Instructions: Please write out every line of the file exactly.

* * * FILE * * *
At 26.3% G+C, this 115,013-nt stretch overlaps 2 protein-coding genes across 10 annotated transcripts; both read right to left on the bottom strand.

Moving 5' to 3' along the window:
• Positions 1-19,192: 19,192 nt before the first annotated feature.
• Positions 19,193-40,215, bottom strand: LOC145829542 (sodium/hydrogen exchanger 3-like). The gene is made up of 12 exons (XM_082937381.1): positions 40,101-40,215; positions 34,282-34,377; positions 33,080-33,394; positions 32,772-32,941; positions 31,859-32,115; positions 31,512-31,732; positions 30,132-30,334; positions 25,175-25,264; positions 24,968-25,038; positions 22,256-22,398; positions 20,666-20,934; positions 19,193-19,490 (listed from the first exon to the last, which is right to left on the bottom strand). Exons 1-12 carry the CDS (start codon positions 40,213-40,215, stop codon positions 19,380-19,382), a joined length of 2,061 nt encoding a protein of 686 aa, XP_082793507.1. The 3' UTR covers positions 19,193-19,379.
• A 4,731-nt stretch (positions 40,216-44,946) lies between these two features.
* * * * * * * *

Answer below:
At 26.3% G+C, this 115,013-nt stretch overlaps 2 protein-coding genes across 10 annotated transcripts; both read right to left on the bottom strand.

Moving 5' to 3' along the window:
• Positions 1-19,192: 19,192 nt before the first annotated feature.
• Positions 19,193-40,215, bottom strand: LOC145829542 (sodium/hydrogen exchanger 3-like). The gene is made up of 12 exons (XM_082937381.1): positions 40,101-40,215; positions 34,282-34,377; positions 33,080-33,394; positions 32,772-32,941; positions 31,859-32,115; positions 31,512-31,732; positions 30,132-30,334; positions 25,175-25,264; positions 24,968-25,038; positions 22,256-22,398; positions 20,666-20,934; positions 19,193-19,490 (listed from the first exon to the last, which is right to left on the bottom strand). Exons 1-12 carry the CDS (start codon positions 40,213-40,215, stop codon positions 19,380-19,382), a joined length of 2,061 nt encoding a protein of 686 aa, XP_082793507.1. The 3' UTR covers positions 19,193-19,379.
• A 4,731-nt stretch (positions 40,216-44,946) lies between these two features.